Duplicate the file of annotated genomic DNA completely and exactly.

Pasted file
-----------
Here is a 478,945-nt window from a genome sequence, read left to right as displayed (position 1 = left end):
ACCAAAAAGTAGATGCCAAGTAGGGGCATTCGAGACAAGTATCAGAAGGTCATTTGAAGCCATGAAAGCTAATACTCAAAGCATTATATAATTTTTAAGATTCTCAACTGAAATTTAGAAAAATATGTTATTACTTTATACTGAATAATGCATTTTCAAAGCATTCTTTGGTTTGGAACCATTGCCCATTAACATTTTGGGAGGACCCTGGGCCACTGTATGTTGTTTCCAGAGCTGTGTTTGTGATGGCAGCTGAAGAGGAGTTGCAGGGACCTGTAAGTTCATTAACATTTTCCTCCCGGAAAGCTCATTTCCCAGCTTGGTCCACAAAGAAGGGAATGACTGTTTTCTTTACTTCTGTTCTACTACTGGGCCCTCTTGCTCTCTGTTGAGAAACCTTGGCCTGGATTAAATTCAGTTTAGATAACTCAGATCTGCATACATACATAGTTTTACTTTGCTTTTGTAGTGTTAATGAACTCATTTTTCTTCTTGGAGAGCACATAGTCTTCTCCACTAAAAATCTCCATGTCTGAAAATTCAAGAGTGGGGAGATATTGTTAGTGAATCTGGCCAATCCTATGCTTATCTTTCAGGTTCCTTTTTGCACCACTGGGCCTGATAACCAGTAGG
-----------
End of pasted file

Here is a 478,945-nt window from a genome sequence, read left to right as displayed (position 1 = left end):
ACCAAAAAGTAGATGCCAAGTAGGGGCATTCGAGACAAGTATCAGAAGGTCATTTGAAGCCATGAAAGCTAATACTCAAAGCATTATATAATTTTTAAGATTCTCAACTGAAATTTAGAAAAATATGTTATTACTTTATACTGAATAATGCATTTTCAAAGCATTCTTTGGTTTGGAACCATTGCCCATTAACATTTTGGGAGGACCCTGGGCCACTGTATGTTGTTTCCAGAGCTGTGTTTGTGATGGCAGCTGAAGAGGAGTTGCAGGGACCTGTAAGTTCATTAACATTTTCCTCCCGGAAAGCTCATTTCCCAGCTTGGTCCACAAAGAAGGGAATGACTGTTTTCTTTACTTCTGTTCTACTACTGGGCCCTCTTGCTCTCTGTTGAGAAACCTTGGCCTGGATTAAATTCAGTTTAGATAACTCAGATCTGCATACATACATAGTTTTACTTTGCTTTTGTAGTGTTAATGAACTCATTTTTCTTCTTGGAGAGCACATAGTCTTCTCCACTAAAAATCTCCATGTCTGAAAATTCAAGAGTGGGGAGATATTGTTAGTGAATCTGGCCAATCCTATGCTTATCTTTCAGGTTCCTTTTTGCACCACTGGGCCTGATAACCAGTAGG